Monday, February 2, 2015

Teasers, Laughs, Feel Good Stories, and Disappointments: It's Time to Review the Car Commercials of Super Bowl XLIX

Alexander Carabitses

(Image credited to the NFL)

So another Super Bowl has come and gone, and along with it came a bunch of commercials, that instead of being funny, actually made you want to cry.  Don't get me started on the Nationwide commercial, featuring the ghost of a little kid, because that was a bunch of bullshit. The Budweiser Clydesdale commercial was good, and the first of the two Doritos commercials (the one on the airplane) was good as well, along with that avocado commercial.  And how could anybody not like that Victoria's Secret commercial?

However, the car commercials were OK at best this year, as there was some good, some bad, and some ugly.

The Lexus NX commercial was a just a heap of marketing dollars thrown off a cliff for no good reason at all, as was Honda's commercial.  Kia's ad was disappointing for me, at least, but I get the feeling that it was perhaps the most popular one.  Sure it was creative, but it wasn't spectacular.  Speaking of creative, I have to applaud Chevrolet for giving nearly every Super Bowl viewer a heart attack, when they showed what appeared to be game footage, followed by the screen going black; and the whole point was that the new Colorado has 4G LTE, so you can watch the game from your truck.  I also liked what Mercedes did with their commercial, that featured the Tortuous and the Hare fable.  The difference here, is that the tortuous wins with an AMG GT.  That may have just been my favorite commercial out of all of them.  Last of all, Lexus's RC commercial was the most clever thing that I ever saw.  Lexus marketers took advantage of the RC's name and showed it drifting with remote control versions of the RC F. This commercial made up for the NX commercial, will help people remember the name of Lexus's new coupe, and also probably got many people to go to the Lexus merchandise website to look for those remote control cars.  I looked, and they cost $300, by the way.

BMW had quite an interesting ad that pitched the i3.  I don't think it had too much of an impact, because the people who can afford one, know about it, but don't want one.  I think it was funny, but dear God, it only gives millennials a reason to laugh at their parents, for obvious reasons.  By the way, I noticed that BMW played their i8 commercial during the pre-game that no one cared about it because we'd seen it already.  As for the MINI 4-door ad....what a snoozer.

Toyota and Nissan each took the feel good route, and I compliment them for doing so, without taking it to the extreme, like Nationwide did.  Toyota's first ad, "One Bold Choice" was nicely done, but anyone could have done it.  The same goes for "My Bold Dad", which despite nearly bringing a tear to my eye, could have been done by anybody else, and quite frankly, while it was a nice commercial, it wasn't unique enough.  On the other hand, Nissan took a different approach to feel-good, by showing a race car driver who could never be with his son because of his job, until he retired.  Nissan even took the liberty of previewing the next-gen Maxima and their 24 Hours at Le Mans entry for this year, the GTR LM Nismo. I'll reverse final judgment on the Maxima until I see it in person, more than likely at New York.  All in all, this was a really nice, unique take to feel good stories, that didn't bring you to tears.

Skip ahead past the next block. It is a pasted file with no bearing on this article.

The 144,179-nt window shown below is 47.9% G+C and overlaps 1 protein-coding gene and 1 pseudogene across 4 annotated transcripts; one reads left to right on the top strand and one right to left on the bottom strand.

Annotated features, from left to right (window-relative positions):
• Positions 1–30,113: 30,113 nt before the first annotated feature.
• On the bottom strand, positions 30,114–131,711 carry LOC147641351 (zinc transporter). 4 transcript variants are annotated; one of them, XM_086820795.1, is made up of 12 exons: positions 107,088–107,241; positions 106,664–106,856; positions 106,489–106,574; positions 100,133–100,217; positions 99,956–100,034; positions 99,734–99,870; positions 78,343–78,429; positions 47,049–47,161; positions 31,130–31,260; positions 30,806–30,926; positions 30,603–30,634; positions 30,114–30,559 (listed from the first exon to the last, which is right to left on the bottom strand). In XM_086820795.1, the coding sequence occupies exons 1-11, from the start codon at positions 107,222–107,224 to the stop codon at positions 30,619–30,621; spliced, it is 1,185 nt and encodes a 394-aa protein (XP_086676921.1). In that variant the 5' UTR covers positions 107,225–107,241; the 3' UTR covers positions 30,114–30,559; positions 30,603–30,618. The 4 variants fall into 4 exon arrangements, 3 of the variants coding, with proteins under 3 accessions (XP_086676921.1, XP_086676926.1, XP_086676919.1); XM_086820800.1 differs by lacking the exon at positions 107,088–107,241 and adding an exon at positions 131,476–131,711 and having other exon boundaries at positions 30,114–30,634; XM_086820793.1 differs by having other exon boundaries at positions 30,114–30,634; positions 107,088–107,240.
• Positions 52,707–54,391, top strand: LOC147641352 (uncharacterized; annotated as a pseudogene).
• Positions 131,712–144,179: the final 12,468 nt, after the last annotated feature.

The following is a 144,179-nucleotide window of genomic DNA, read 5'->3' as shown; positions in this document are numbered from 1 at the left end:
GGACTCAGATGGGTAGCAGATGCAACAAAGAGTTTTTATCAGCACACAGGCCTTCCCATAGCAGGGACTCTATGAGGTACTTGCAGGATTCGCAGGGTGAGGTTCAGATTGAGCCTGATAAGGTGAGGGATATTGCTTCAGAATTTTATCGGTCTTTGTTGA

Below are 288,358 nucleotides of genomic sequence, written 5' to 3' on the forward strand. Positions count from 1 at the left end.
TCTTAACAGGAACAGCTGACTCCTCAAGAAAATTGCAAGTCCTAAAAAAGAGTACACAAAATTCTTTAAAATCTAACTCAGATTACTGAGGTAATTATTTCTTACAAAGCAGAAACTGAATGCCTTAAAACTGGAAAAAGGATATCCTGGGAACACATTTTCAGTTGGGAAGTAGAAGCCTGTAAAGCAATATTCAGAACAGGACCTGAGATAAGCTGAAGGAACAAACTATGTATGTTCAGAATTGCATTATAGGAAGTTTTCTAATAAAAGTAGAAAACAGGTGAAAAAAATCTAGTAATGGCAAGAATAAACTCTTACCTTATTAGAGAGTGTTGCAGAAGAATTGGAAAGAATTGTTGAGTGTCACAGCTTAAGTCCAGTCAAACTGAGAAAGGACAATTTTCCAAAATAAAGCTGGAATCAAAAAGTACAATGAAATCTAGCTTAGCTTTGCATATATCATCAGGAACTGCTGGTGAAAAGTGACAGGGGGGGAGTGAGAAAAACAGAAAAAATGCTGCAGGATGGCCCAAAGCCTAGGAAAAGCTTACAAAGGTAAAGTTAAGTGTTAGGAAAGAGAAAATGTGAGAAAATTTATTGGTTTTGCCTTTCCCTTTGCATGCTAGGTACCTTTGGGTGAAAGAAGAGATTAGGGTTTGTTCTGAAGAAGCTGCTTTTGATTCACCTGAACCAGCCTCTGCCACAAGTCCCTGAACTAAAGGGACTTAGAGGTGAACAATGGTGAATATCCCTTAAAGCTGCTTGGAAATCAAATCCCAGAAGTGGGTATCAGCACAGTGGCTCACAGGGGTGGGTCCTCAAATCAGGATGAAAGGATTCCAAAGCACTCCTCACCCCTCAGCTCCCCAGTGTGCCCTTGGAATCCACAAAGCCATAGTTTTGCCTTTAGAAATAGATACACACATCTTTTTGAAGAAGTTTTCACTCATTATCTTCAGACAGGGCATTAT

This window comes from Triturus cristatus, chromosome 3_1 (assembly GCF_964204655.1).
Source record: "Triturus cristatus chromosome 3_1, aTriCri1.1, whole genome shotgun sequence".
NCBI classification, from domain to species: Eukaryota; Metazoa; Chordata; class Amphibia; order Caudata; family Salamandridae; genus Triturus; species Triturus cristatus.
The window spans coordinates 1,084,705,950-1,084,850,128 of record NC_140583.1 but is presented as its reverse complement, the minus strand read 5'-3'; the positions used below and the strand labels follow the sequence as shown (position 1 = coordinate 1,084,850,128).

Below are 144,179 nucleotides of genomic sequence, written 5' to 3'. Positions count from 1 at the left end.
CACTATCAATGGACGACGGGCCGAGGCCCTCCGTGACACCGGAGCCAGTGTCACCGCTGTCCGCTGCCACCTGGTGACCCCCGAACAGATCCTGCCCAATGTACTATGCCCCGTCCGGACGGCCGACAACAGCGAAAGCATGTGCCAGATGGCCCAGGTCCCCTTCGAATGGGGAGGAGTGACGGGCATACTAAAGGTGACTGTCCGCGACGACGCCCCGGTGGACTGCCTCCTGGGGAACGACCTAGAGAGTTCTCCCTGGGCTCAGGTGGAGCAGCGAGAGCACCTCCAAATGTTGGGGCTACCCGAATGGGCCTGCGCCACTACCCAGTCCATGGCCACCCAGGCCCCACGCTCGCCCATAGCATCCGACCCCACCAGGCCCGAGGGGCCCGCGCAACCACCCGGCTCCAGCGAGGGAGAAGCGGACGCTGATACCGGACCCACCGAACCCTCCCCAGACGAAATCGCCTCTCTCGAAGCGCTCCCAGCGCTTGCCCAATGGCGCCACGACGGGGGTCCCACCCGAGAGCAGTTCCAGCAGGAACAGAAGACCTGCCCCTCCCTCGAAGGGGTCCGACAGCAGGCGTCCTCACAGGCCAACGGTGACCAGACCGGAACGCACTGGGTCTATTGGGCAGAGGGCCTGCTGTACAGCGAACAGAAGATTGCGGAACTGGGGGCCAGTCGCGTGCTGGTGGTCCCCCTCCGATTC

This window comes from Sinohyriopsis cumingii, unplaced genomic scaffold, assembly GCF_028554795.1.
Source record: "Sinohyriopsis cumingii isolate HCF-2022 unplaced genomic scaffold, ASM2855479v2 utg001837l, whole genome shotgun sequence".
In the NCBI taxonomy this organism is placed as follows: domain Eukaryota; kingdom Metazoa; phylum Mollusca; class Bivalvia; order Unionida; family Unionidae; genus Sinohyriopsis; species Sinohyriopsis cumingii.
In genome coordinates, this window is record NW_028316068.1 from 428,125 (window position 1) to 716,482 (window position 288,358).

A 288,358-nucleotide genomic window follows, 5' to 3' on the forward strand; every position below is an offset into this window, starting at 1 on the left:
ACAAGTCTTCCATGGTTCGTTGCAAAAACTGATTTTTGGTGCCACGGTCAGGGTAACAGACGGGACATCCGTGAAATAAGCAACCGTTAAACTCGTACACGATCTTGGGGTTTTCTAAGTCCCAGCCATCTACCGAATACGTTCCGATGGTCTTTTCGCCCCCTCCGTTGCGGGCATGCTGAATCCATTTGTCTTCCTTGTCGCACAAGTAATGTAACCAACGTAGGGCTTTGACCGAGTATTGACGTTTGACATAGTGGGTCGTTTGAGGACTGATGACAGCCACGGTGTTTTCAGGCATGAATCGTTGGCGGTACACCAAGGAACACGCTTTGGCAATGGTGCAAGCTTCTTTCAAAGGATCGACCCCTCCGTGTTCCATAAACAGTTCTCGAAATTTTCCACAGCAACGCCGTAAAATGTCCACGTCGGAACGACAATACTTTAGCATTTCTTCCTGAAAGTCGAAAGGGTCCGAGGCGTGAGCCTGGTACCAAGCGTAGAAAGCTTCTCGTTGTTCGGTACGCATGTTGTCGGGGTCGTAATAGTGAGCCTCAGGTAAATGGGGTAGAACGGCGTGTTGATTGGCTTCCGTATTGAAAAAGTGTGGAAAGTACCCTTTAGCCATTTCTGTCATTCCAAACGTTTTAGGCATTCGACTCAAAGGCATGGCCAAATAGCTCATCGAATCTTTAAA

And now we come t the Chrysler commercials, and my first question is, why did Dodge bother showing the ad that they did, when it had been online since last April.  Sure it was great for anyone who hadn't seen it, and it had a unique theme (Dodge celebrated its 100 year anniversary, by showing 100 year olds, who give badass advice), but for crying out loud, why bother with it at this point?  Also, why wasn't there a commercial for Alfa Romeo?  Isn't this brand trying to relaunch in the U.S.?  Doesn't Chrysler need to get the word out that this brand exists?  I guess not.  Anyway, the Fiat 500x commercial added a bit of mild humor and was nicely done.  However, the Jeep ad for the Renegade was a disaster.  Jeep wanted to emphasize that this new SUV is a global vehicle, and showed footage from all around the world, but fucked it up by playing patriotic music, while showing a Muslim girl.  Long story short, people were pissed off, and rightfully so. Either show the girl, without the music, or don't show the footage of the girl at all.  In all honesty this commercial did nothing for me anyway.  And in the end, I was disappointed with Chrysler's ad efforts this year, especially following last year's Maserati Ghibli and Chrysler 200 commercials.

I won't touch upon the NASCAR commercial too much, because that sucked too, and emphasized all the reasons why people make fun of NASCAR.

In the end, marketing is very important for car companies.  If you consider the commitment to quality and reliability that these companies have made, planned obsolescence is out of the question.  Because of that, good marketing is the only way for companies to be able to convince a person to trade in their perfectly fine, 3 year-old car for a new one.  Its the only way to get customers into the showroom, and it is the only way to prevent an industry recession.  So, were all of the car commercials of Super Bowl XLIX really bad?  Well, no.  But, were they jaw dropping and spectacular?  Hell no!

Feel free to comment on which of these commercials was your favorite, in the Comments section below, as I'm sure everyone has his or her own opinion about the car ads.  If you didn't watch the Super Bowl, you'll easily find these commercials on Youtube.  Have a good week.

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